A name, to be complete, and serve it's just purposes, should either have a good and understood meaning, or an equally good and understood association. It should also be good to the ear if possible; but at all events, good to the understanding and the feelings. The names of our Saxon ancestors were compounded, like those of the ancients, of words in ordinary use; so that they were not mere sounds, as they are
Thus Edmund or Eadmund signified Happy Peace; Edward was Happy Warden or Keeper; Leofwin (Love-win) answered to the Greek name Erasmus; Horsa was a Horseman, like Hippias or Hipparchus, and we hereby inform all our readers of the name of Henry that they are neither more nor less than so many Plutarchs, both the words signifying Rich Lord. But the remainder of what we intended to say on those matters will be gathered from the following nomenclature. We put the male and female names together, to avoid the ungallant trouble of making out two separate lists.
Aaron, Hebrew. A Mountain. Haroun al Raschid. Abel, Heb. Camden says Just; some say Vanity, which is curious, We know nothing of Hebrew, and must leave the point to others.
Abigael, Heb. The Father's Joy. The Jewish names are generally very expressive, and in pleasant taste; but for obvious reasons, they have acquired either a great gravity in modern use, or something the
A female servant is nicknamed an Abigael, perhaps after Nabal's wife, who was so submissive to David.
Abraham, Heb. The Father of Many. This is the same word as Patriarch in Greek. It was the Christian name of Cowley.
Adam, Heb. Red Earth. These scripture names of men are more prevalent among the Scotch than the English, and have given rise to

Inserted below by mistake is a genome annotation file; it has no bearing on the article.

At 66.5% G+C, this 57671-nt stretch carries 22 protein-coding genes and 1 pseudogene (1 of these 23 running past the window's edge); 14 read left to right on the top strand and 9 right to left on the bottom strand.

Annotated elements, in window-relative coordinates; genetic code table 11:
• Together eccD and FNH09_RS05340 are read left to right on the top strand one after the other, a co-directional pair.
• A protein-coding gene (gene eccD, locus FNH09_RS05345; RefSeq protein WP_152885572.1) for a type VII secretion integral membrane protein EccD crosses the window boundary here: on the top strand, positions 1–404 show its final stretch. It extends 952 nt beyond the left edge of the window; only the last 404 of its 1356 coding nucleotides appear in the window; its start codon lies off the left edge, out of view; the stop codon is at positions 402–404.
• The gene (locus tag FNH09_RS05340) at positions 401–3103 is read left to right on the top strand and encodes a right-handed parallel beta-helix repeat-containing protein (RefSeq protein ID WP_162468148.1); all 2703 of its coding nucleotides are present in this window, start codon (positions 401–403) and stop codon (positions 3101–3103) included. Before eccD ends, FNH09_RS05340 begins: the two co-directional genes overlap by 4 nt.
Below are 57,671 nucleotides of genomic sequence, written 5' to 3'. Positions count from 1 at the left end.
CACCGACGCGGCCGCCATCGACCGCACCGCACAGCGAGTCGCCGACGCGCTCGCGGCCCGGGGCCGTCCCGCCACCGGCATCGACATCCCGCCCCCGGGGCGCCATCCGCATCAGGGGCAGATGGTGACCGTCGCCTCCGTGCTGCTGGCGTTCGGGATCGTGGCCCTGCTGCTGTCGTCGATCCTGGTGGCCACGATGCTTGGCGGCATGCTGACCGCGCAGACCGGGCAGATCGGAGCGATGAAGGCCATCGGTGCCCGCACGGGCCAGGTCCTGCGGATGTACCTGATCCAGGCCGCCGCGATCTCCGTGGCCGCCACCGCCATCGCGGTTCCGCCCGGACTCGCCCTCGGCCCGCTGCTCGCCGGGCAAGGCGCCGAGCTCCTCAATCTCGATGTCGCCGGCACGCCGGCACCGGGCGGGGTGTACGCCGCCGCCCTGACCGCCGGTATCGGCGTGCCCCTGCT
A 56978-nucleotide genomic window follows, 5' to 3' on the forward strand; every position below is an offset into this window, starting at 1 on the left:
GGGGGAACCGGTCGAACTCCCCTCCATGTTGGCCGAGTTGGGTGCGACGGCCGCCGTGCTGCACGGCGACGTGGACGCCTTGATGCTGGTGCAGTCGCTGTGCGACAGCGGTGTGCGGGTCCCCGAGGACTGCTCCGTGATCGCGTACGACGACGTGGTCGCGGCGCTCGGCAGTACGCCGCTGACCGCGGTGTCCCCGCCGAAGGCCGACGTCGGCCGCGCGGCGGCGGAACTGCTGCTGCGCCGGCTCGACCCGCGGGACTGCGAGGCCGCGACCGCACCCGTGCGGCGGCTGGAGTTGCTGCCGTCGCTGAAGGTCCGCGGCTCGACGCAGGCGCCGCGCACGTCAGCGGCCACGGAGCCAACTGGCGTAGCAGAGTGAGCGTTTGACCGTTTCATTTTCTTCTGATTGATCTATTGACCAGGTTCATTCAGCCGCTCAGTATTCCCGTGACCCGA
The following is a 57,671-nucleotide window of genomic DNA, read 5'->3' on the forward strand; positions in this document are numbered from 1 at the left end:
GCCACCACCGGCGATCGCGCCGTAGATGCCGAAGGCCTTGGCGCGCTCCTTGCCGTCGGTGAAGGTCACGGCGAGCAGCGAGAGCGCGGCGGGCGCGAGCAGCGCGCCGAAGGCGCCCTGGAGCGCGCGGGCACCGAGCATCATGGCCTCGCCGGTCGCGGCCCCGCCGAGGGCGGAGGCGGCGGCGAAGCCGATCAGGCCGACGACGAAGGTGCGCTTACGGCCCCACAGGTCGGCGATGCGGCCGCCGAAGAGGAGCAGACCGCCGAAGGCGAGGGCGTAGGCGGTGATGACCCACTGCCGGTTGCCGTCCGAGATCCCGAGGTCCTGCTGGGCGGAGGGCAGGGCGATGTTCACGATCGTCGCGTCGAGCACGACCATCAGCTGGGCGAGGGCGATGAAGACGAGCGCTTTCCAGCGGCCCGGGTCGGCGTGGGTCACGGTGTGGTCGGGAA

some curious inapplicabilities, as Adam Smith and David Hume, two infidel philosophers. On the continent, almost all Christian names came from the Virgin or the Saints, and at last produced similar misnomers; as Denys Diderot, Peter Bayle, Francis Mary Arouet de Voltaire, -after St. Francis and the Virgin: for nothing was more common among the Catholics ihan to give her name to men as well as
The celebrated constable Montmorency was called Anne, after the scriptural saint.
Adelaide, German. We believe it means Princely.
Agatha, Greek. Good.
Agnes, Gr. Chaste. It was an unlucky name for the beautiful patriotic mistress of Charles the Seventh, Agnes Sorel; who was nevertheless a noble creature.
Alan, Sclavonian. A Hound: or as Camden thinks, a British or Welsls corruption of Ælianus, Sun-bright. Alain Renè le Sage, the French novelist. Alan Chartier, whose mouth was kissed for his poetry, as he lay asleep, by Queen Margaret of Navarre.
Albert, Saxon. All Bright. Borne by Albert Durer, the celebrated old artist; and Albertus Magnus, the philosopher.
Alexander, Gr. A Helper of Men. Alexander the Great. Scan-
Algernon, (Query?) Algernon Sydney.
Alistasia. We have met but once with this name, which is thought to be a corruption of Anastasia. Otherwise it might be twisted into an allusion to the sea, or being born at or near the sea; Sea-rising; as Anadyomene, spoken of Venus.
Almeria, female of Amery or Almericus, Germ.? Always Rich.
Ambrose, Gr. Immortal, from the same adjective as the word Ambrosia. Taken by the early Christians, and borne by one of the most celebrated of the Fathers.
Amelia, Amie or Amy (Emily?) Lat. Beloved. The name of Fielding's celebrated conjugal heroine.
Anastasia, Gr. Uprising; an allusion to the Resurrection. It was the name of the celebrated singer, and mistress of the great Lord Peterborough, Anastasia Robinson; whom he afterwards married.
Andrew, Gr. Manly. Most fortunately given to our patriot, Andrew Marvell. Andrew Dacier, the commentator. Andrea Palladio, the architect.